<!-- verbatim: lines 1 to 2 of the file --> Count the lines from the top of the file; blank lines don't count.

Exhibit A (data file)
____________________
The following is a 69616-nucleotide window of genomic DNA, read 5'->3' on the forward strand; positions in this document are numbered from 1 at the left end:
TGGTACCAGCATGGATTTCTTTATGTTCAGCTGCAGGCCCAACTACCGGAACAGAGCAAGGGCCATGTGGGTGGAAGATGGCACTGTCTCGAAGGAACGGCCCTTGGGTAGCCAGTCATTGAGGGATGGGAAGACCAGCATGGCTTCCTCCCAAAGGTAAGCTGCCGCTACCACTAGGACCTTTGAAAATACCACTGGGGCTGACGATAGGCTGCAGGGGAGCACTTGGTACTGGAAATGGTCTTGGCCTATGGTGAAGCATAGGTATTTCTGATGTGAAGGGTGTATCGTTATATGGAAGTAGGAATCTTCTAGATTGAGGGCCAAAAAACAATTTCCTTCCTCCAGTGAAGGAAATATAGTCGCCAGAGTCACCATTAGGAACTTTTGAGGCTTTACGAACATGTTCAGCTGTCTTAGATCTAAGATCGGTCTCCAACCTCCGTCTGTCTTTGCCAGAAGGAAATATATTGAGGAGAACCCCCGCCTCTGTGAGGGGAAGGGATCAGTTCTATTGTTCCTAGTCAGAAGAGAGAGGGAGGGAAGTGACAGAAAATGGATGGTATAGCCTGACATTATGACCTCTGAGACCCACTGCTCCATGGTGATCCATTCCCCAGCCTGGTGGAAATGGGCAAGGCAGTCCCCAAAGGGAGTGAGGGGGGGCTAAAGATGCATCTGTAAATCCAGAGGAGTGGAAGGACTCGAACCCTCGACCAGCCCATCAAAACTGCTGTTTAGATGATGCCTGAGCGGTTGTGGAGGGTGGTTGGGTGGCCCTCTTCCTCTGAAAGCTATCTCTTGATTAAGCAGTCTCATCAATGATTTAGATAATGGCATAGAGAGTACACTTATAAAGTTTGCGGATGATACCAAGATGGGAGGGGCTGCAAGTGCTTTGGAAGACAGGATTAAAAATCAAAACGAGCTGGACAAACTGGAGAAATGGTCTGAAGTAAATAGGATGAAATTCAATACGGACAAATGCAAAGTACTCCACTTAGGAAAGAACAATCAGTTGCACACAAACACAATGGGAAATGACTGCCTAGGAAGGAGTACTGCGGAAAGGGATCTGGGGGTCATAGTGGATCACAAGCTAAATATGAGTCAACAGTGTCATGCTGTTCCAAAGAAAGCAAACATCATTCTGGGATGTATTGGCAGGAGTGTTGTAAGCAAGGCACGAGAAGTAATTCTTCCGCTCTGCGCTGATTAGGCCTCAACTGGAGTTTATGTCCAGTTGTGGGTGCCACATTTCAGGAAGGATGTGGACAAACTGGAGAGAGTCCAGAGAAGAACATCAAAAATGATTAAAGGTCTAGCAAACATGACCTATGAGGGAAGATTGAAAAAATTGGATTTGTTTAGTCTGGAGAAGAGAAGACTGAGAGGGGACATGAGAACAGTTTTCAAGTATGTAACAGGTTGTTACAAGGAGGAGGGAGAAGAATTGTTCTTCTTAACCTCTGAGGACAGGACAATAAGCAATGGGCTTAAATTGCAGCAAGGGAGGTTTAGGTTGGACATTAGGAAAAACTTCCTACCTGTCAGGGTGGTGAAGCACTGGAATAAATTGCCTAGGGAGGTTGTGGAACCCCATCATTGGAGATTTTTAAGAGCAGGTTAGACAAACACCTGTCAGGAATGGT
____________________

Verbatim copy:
The following is a 69616-nucleotide window of genomic DNA, read 5'->3' on the forward strand; positions in this document are numbered from 1 at the left end:
TGGTACCAGCATGGATTTCTTTATGTTCAGCTGCAGGCCCAACTACCGGAACAGAGCAAGGGCCATGTGGGTGGAAGATGGCACTGTCTCGAAGGAACGGCCCTTGGGTAGCCAGTCATTGAGGGATGGGAAGACCAGCATGGCTTCCTCCCAAAGGTAAGCTGCCGCTACCACTAGGACCTTTGAAAATACCACTGGGGCTGACGATAGGCTGCAGGGGAGCACTTGGTACTGGAAATGGTCTTGGCCTATGGTGAAGCATAGGTATTTCTGATGTGAAGGGTGTATCGTTATATGGAAGTAGGAATCTTCTAGATTGAGGGCCAAAAAACAATTTCCTTCCTCCAGTGAAGGAAATATAGTCGCCAGAGTCACCATTAGGAACTTTTGAGGCTTTACGAACATGTTCAGCTGTCTTAGATCTAAGATCGGTCTCCAACCTCCGTCTGTCTTTGCCAGAAGGAAATATATTGAGGAGAACCCCCGCCTCTGTGAGGGGAAGGGATCAGTTCTATTGTTCCTAGTCAGAAGAGAGAGGGAGGGAAGTGACAGAAAATGGATGGTATAGCCTGACATTATGACCTCTGAGACCCACTGCTCCATGGTGATCCATTCCCCAGCCTGGTGGAAATGGGCAAGGCAGTCCCCAAAGGGAGTGAGGGGGGGCTAAAGATGCATCTGTAAATCCAGAGGAGTGGAAGGACTCGAACCCTCGACCAGCCCATCAAAACTGCTGTTTAGATGATGCCTGAGCGGTTGTGGAGGGTGGTTGGGTGGCCCTCTTCCTCTGAAAGCTATCTCTTGATTAAGCAGTCTCATCAATGATTTAGATAATGGCATAGAGAGTACACTTATAAAGTTTGCGGATGATACCAAGATGGGAGGGGCTGCAAGTGCTTTGGAAGACAGGATTAAAAATCAAAACGAGCTGGACAAACTGGAGAAATGGTCTGAAGTAAATAGGATGAAATTCAATACGGACAAATGCAAAGTACTCCACTTAGGAAAGAACAATCAGTTGCACACAAACACAATGGGAAATGACTGCCTAGGAAGGAGTACTGCGGAAAGGGATCTGGGGGTCATAGTGGATCACAAGCTAAATATGAGTCAACAGTGTCATGCTGTTCCAAAGAAAGCAAACATCATTCTGGGATGTATTGGCAGGAGTGTTGTAAGCAAGGCACGAGAAGTAATTCTTCCGCTCTGCGCTGATTAGGCCTCAACTGGAGTTTATGTCCAGTTGTGGGTGCCACATTTCAGGAAGGATGTGGACAAACTGGAGAGAGTCCAGAGAAGAACATCAAAAATGATTAAAGGTCTAGCAAACATGACCTATGAGGGAAGATTGAAAAAATTGGATTTGTTTAGTCTGGAGAAGAGAAGACTGAGAGGGGACATGAGAACAGTTTTCAAGTATGTAACAGGTTGTTACAAGGAGGAGGGAGAAGAATTGTTCTTCTTAACCTCTGAGGACAGGACAATAAGCAATGGGCTTAAATTGCAGCAAGGGAGGTTTAGGTTGGACATTAGGAAAAACTTCCTACCTGTCAGGGTGGTGAAGCACTGGAATAAATTGCCTAGGGAGGTTGTGGAACCCCATCATTGGAGATTTTTAAGAGCAGGTTAGACAAACACCTGTCAGGAATGGT